Stunned that the gospel truth was no longer the gospel truth.
The Chicago-based Werner recorded "The Gospel Truth" after being inspired in the summer of 2006 at the Chicago Gospel Music Festival after her friend remarked: "Wow, is there a way you can get all this joy, but without the Jesus?"
We believe that in the pluralistic society of North America, only a church that is politically and culturally independent can convince its own and others of gospel truth (Rom 1:16)....
The 1970 big-screen romantic drama Love Story made famous the slogan "love means never having to say you're sorry." Soon after came John Lennon's infamous rejoinder: "Love means having to say you're sorry every five minutes." The fab singer-songwriter was closer to the gospel truth.
By now, it's become gospel truth that the mobilization of religious conservatives won the 2004 election for George W.
Suddenly, I awoke as from a dream, beholding the wonderful life of the Gospel truth, and prayed for guidance towards piety" --Letter 232.
Conservatives have long lamented the left's near monopoly over the institutions of opinion and information, which has enabled liberal opinion makers, including television producers, to present their own views as gospel truth and sweep aside ideas and belief[s] they don't like."
Neopagans and others take this nonliteral and eclectic approach and run with it, freely fusing classical mythologies, tribal spiritual practices, and even popular fiction, all of which would be mutually exclusive if they were regarded as, to borrow a phrase, the Gospel truth. At the far end of the spectrum are those w ho do not merely regard religion as a human creation but actively identify themselves as its creators.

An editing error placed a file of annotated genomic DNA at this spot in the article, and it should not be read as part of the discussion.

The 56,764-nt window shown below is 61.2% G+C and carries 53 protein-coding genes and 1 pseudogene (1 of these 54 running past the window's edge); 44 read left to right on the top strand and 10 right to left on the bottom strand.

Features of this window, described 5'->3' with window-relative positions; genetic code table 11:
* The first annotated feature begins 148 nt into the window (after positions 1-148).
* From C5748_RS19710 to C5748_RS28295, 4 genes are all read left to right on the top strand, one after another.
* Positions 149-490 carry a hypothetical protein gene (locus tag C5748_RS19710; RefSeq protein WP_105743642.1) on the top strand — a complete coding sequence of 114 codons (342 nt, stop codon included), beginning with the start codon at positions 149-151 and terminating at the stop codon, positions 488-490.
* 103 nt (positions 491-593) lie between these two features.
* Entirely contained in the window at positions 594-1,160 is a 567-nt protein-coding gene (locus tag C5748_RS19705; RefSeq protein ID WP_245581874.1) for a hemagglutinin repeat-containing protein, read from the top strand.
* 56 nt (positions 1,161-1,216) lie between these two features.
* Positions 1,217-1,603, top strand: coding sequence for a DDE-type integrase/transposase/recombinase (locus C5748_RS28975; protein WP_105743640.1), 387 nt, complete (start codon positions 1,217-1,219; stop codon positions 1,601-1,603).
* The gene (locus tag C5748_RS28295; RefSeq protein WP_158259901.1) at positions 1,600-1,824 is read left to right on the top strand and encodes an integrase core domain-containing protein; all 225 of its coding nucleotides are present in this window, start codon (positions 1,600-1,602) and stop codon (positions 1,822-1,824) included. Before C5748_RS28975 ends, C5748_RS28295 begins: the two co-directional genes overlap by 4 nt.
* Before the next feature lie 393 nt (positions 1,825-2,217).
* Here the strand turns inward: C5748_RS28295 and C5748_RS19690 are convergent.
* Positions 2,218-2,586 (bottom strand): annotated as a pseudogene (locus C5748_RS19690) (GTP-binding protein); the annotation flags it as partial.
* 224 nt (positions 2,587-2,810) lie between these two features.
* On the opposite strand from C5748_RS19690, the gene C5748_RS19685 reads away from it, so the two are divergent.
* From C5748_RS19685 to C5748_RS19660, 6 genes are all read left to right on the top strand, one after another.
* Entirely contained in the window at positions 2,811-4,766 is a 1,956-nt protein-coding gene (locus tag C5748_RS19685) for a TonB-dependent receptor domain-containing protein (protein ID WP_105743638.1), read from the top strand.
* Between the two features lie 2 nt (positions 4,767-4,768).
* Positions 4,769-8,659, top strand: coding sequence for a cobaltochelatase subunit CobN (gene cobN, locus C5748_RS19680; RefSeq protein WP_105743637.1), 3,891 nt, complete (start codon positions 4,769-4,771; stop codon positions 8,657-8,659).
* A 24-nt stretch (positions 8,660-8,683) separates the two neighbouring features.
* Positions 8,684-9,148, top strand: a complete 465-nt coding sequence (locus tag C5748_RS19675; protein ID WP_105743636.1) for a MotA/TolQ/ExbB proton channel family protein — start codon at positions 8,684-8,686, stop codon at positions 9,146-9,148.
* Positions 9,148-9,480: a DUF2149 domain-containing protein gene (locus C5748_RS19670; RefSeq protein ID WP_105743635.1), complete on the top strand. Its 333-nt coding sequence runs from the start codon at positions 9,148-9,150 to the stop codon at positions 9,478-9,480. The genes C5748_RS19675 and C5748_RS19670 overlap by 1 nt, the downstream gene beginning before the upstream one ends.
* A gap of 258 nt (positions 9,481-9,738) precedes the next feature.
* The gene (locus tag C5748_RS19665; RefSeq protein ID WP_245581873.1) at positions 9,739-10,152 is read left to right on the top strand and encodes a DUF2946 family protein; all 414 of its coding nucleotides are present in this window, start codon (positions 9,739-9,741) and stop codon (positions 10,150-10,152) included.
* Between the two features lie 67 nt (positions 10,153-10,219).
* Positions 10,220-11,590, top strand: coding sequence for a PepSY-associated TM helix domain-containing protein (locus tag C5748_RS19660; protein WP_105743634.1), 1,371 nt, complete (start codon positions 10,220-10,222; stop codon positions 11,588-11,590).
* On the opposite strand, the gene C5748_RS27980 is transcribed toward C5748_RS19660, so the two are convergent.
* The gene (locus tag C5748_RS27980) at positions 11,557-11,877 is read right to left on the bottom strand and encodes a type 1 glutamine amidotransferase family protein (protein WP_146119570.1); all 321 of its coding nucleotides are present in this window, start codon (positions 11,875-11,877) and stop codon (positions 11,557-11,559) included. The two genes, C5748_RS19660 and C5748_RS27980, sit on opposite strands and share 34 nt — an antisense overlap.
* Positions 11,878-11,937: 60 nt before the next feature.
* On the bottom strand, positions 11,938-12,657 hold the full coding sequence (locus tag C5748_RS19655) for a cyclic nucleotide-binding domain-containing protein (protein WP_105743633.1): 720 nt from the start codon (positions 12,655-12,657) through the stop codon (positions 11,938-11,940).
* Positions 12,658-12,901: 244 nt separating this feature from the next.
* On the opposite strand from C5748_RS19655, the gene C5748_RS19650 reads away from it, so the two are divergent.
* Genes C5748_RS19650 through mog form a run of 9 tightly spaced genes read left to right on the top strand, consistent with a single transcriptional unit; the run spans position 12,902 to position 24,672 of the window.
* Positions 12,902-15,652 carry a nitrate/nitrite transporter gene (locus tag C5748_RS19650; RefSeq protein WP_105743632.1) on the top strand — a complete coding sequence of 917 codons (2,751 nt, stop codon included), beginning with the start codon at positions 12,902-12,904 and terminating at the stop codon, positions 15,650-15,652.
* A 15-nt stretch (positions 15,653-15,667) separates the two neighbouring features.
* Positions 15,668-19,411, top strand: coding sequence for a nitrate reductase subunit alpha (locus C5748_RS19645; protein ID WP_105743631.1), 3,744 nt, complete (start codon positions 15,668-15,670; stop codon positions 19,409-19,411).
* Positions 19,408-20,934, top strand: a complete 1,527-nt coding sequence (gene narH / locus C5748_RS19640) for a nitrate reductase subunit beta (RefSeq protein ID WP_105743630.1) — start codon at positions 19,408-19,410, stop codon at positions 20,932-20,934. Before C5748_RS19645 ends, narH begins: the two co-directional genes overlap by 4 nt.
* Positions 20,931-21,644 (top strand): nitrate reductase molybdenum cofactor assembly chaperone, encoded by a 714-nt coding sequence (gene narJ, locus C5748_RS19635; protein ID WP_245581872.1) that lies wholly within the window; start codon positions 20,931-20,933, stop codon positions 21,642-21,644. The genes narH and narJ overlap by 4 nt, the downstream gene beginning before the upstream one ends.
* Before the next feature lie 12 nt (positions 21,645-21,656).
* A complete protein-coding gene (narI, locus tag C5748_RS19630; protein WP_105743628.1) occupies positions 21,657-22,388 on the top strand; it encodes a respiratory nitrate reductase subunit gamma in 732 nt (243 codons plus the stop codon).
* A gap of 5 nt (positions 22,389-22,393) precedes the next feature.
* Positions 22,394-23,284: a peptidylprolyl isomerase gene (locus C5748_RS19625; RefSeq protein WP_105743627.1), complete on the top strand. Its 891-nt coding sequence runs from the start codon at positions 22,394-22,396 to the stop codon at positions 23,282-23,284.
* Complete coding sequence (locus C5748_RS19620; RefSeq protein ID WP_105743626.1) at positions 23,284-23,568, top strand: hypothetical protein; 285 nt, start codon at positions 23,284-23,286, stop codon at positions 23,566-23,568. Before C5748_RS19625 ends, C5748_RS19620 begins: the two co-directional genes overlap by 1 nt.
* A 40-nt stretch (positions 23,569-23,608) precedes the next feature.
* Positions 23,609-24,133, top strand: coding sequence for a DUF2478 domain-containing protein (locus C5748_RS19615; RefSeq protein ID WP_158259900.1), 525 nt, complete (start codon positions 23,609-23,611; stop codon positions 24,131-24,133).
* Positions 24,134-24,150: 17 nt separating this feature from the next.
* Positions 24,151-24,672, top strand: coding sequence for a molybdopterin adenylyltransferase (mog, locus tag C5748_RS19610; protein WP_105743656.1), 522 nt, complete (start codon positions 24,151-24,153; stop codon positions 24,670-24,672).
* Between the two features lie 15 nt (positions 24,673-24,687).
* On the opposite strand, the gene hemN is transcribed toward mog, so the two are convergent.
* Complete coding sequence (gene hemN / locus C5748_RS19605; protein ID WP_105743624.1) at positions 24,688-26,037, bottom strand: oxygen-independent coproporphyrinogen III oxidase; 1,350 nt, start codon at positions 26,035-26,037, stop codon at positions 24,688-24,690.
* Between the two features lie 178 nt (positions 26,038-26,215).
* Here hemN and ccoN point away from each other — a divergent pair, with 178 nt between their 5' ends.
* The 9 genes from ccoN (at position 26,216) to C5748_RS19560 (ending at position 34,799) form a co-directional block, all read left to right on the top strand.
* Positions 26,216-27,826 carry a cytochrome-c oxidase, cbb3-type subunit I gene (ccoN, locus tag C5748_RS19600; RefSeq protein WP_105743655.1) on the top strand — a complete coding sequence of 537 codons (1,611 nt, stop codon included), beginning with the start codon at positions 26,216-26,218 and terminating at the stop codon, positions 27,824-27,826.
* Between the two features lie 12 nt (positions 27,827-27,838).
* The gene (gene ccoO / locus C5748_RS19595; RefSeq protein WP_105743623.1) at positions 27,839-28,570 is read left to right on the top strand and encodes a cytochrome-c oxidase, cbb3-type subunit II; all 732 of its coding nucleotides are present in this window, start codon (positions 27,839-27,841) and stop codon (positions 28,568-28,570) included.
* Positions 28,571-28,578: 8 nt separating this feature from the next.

In place of the inherent and exclusive truth-claims of Latin, it proposes a model in which language is a malleable and multiform vehicle for the supralinguistic principle of Gospel truth. In all the vast complexity of its implications, the new English liturgy had its debut on a symbolically auspicious day; this inaugural service concretely announced that -- and obliquely explained why -- henceforth, "al thinges shalbe read and song in the churche, in the Englishe tongue, to thende yt the congregacion maie be therby edified." (15)
Despite the "humor and/or fabrication" disclaimer at the end of the column, readers took the cat's meow as gospel truth. Maybe those made-up comments from the reigning Miss Arkansas, Sara Harris, made the outlandish story seem more believable.
This set's only problem came from a certain self-conscious desire to reflect the gospel truth with such precise constructions, leading to a sometimes faltering, inhibited delivery.
In the end, this book is an interesting compilation of events surrounding the near-mythic bin Laden, but should be considered neither the final analysis nor the gospel truth.
Soon, they became the gospel truth in government circles.